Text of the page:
When seeking a golf professional to help you with your game, insure that the individual has an active accreditation with the PGA or LPGA, or another accreditation association that places more value on education over a longer period of time, versus just a couple of weeks of training.  Be sure the instructor is remaining active in the association he or she belongs to and is constantly educating themselves on the latest innovations of technology and instructional methodology.  And most important is to be sure that the instructor has a history of creating positive results for the clients he or she serves.  No matter what affiliation of accrediting association the instructor is part of, asking for and receiving references from the instructor is a great way to confirm if this is the instructor for you.

Putting Grip

How to establish a putting grip that maximizes feel and minimizes misses

by Marius Filmalter

There is a saying: “You will never find a good golfer with a bad grip, but you might find a bad golfer with a good grip.” Although that is very true, I don’t think the “type of grip” is all that important in putting. I have observed too many different types of successful putting grips on the PGA Tour to think that one is better than the rest. For instance: we have the popular reverse overlap grip, the overlap, the cross-handed, the praying hands, the claw, and a few more that I’m not even sure have a name yet.

 The only two things important in putting are to control the 1. Direction (line) and 2. Distance (speed) you hit the ball. In other words, to hit the ball where you THINK you are aiming with the correct speed. A good grip will significantly enhance your chances to achieve these goals.

For most amateurs, I recommend the standard putting grip. It’s simple and easy to learn.

The key to the standard grip is getting the putter into the palms of your hands–not the fingers, like you would in a full-swing grip.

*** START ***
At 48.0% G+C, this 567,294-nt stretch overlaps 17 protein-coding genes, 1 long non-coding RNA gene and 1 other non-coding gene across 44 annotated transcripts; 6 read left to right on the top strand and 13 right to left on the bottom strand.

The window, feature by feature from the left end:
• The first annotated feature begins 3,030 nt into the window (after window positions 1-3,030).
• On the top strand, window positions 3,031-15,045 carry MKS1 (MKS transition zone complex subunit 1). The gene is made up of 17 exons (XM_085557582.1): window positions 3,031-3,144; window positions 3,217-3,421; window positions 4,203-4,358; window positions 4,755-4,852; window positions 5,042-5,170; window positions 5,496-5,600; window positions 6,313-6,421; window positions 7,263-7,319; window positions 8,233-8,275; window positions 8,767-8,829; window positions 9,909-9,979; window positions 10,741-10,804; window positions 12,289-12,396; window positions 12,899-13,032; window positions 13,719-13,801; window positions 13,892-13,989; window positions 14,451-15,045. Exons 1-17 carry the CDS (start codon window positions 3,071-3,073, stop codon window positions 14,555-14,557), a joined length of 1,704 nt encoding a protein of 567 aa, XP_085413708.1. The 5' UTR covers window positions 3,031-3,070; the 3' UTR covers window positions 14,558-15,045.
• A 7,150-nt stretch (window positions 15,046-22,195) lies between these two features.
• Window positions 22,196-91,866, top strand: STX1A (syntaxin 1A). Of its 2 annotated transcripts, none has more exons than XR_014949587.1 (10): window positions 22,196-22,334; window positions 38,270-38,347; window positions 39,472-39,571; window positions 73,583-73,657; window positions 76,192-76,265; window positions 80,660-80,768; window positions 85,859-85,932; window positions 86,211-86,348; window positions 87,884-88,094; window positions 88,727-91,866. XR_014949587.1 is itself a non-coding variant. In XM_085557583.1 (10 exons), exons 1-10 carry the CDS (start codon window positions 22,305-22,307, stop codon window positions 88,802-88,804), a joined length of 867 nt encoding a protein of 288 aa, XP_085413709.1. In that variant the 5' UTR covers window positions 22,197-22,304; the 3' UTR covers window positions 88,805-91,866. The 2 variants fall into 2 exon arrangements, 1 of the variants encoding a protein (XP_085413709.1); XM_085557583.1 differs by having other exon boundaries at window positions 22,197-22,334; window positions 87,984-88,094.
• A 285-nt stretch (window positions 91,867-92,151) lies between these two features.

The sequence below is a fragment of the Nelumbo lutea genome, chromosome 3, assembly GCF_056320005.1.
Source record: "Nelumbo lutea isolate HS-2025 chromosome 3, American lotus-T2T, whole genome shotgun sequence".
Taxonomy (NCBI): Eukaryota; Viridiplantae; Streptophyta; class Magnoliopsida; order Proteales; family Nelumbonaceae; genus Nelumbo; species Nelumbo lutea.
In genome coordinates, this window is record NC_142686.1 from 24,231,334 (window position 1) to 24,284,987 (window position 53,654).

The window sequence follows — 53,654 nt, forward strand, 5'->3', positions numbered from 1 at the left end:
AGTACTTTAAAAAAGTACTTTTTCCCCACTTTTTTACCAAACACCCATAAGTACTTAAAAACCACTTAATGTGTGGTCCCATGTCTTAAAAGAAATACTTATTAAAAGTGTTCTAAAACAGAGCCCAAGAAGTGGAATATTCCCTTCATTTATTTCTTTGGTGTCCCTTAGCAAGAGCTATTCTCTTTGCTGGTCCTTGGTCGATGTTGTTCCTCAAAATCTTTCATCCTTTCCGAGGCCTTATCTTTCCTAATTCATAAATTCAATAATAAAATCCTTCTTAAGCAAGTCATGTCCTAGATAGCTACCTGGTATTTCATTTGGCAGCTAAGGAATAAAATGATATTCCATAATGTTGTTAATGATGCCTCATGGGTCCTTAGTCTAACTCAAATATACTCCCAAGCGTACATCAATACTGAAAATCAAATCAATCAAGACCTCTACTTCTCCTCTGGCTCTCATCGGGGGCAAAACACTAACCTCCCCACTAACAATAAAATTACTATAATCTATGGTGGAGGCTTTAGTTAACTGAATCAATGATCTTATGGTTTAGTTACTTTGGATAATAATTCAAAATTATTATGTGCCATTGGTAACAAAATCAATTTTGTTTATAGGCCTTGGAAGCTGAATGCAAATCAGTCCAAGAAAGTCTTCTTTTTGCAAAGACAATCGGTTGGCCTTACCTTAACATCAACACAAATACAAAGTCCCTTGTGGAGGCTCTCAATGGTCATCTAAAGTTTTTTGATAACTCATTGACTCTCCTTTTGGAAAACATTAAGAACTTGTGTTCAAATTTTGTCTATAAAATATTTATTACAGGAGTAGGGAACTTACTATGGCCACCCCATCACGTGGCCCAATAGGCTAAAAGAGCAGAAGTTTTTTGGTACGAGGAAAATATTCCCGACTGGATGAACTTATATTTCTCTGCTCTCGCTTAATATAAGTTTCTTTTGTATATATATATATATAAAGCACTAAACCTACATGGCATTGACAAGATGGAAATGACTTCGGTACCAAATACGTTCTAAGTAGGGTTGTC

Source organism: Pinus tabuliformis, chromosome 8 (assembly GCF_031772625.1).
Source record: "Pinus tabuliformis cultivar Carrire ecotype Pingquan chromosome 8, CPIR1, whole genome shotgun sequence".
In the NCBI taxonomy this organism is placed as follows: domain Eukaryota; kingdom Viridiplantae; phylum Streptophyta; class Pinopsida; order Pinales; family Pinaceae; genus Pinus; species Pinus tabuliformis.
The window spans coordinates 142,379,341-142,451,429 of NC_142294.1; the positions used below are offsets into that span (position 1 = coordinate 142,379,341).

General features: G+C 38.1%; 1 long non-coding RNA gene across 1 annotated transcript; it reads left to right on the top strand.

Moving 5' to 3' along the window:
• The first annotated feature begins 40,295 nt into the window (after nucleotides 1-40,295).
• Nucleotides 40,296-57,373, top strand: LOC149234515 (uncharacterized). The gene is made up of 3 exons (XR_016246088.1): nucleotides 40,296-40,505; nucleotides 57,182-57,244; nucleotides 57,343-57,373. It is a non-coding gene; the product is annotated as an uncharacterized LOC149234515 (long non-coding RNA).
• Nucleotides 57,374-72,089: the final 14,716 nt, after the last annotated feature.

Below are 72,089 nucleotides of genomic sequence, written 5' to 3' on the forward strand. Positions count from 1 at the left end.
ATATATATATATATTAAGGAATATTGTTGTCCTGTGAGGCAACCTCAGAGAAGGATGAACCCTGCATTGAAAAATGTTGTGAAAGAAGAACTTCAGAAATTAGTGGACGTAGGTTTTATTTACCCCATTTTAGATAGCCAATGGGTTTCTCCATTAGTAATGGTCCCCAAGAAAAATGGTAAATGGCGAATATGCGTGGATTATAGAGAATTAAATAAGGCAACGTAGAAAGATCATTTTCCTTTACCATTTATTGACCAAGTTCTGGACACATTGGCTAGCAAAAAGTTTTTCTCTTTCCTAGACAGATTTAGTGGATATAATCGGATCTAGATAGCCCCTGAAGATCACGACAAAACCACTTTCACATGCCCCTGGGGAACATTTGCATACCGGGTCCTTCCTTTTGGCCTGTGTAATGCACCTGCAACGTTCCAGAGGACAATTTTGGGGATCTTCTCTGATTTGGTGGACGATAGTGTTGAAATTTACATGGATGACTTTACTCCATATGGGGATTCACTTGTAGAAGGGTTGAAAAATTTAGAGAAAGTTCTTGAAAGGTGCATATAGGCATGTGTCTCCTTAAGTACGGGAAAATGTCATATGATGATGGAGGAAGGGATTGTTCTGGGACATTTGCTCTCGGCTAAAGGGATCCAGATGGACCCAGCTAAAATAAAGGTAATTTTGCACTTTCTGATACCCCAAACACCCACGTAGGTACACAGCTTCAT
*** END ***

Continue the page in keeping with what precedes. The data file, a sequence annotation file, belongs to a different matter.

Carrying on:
And that means, on your left hand, instead of the grip coming at a slight downward angle across the bottom of your fingers and the heel pad resting on top of the club, the grip comes almost straight up and down through your palm, with your THUMB pad on top of the putter.

See how that works?

That’s the first basic of more effective putting–getting the grip in the palm of your hand as opposed to your fingers to maximize your feel and minimize your misses.

The second basic is the actual grip itself. While you may prefer to use a ten-finger, overlap, or interlock grip in your full swing, using these grips for your putting stroke can lead to overactive hands, inconsistent results and poor play.

That’s why I recommend the “reverse overlap” to most of my students. In the “reverse overlap,” the index finger of your left hand overlaps your right hand and rests comfortably between the ring and pinkie finger of your right hand.

Now, when you grip the putter with both hands, the putter grip should run comfortably through both palms with your left thumb sitting on top or slightly right of the putter and fitting snugly into the lifeline of your right hand.

This position helps to keep the hands quiet, while also combining them as one unit to give you maximum control over your club.

So how do you know if you have a good putting grip or not?


* For right-handed putters, take a hold of your putter with your left hand like I outlined above, with the grip intersecting the palm and your thumb pad on top.

* Now simply remove the pinkie, ring, and middle fingers, with only your thumb and trigger fingers on the club.

Your putter should balance nicely in the trigger finger and thumb pad, with the weight evenly distributed. You should feel as if you have complete control over your entire putter. Because, in a sense, you do.

If you can perform this little test with your putter in your hand, you should be good to go. Simply bring in your right hand so your left thumb fits comfortably into your right thumb pad, line up your putt, and make your stroke.

So let’s review the characteristics of a good putting grip:

1. Both hands should be in a natural and relaxed position…tension is “poison” for feel.

2. The palms should be facing each other. That encourages the hands to work together.